Possession of a drug of dependence is probably the most common offence. You possess a drug of dependence if you have physical control or custody of the drug. You can be charged with ‘possession’ if you know of the presence of a drug and you intend to possess it. However, in certain circumstances, even if you do not know of the presence a drug and you do not intend to possess it, you can still be charged with a criminal offence. For example, if:
- you are the occupier of a room in a motel where drugs are found
- you are the owner/driver of a car containing drugs
Being in possession of a substance entails a person being in physical control or custody of the drug to the exclusion of others not acting with the person. Possession can include having the drug on any land or premises occupied by the person, or used, enjoyed or controlled by the person in any place whatsoever.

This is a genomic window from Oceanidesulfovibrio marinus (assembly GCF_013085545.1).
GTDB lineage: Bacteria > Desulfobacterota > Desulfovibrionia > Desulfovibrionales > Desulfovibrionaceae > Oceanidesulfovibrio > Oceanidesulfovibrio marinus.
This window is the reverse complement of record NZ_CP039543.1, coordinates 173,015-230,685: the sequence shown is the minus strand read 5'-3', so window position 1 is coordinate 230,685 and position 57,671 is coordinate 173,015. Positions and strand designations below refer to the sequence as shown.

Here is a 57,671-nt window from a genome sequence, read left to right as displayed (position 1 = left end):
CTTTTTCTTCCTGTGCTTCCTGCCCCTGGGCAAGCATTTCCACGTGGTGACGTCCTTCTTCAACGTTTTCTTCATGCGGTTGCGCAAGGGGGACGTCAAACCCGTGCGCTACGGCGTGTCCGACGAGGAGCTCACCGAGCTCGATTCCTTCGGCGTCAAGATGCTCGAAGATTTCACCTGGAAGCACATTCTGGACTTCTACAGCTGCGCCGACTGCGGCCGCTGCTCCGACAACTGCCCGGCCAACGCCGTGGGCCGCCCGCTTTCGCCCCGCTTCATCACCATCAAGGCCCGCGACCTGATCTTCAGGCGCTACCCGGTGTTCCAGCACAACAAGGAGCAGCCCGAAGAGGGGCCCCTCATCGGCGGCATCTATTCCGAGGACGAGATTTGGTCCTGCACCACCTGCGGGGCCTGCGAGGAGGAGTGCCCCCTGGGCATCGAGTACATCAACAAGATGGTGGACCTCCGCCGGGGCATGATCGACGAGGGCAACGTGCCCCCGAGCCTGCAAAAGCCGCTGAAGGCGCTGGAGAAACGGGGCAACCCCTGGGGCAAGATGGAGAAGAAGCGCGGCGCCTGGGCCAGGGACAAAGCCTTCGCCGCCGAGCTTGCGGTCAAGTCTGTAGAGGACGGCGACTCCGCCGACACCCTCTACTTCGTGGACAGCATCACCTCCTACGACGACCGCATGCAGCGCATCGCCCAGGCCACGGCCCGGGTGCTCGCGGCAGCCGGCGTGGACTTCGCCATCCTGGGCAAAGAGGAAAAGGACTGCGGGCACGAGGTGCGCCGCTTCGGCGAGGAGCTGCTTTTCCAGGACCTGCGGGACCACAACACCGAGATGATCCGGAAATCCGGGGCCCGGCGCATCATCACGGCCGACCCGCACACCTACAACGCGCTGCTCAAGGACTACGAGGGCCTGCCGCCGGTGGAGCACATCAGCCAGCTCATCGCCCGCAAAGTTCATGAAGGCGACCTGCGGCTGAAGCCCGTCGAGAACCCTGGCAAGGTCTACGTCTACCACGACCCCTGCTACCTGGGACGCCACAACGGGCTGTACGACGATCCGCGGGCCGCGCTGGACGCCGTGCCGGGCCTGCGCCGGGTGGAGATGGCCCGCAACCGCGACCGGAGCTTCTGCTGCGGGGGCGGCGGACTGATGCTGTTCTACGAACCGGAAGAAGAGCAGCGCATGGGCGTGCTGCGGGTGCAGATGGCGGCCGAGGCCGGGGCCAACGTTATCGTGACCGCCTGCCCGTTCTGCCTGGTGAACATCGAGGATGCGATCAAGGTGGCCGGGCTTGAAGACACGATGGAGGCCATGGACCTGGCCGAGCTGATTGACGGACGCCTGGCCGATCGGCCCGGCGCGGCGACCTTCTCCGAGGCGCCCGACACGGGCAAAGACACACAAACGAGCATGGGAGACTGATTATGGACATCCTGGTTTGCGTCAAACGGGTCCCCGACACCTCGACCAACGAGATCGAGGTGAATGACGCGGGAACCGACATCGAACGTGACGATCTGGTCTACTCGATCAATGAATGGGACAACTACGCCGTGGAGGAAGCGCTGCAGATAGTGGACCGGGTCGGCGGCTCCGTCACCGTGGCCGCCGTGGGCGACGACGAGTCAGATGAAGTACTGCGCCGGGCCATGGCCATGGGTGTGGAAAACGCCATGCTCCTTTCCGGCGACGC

Ways in which you might prove to the court that the drugs were not in fact in your possession are:
- you did not know of the existence of the drug;
- you knew of the existence of the drug but you did not intend to possess it;
- another person who actually possessed the drugs admits that they were in fact in ‘possession’;
- that you had no control over the drugs or the land or the premises on which drugs were found.
Possession laws are the domain of the states and territories and as such there are slight differences in the laws from state to state. If you want to know more about the drug laws in a particular state check out the State Drug Laws in this section.
*This fact sheet is for information only and should not be relied upon as legal advice.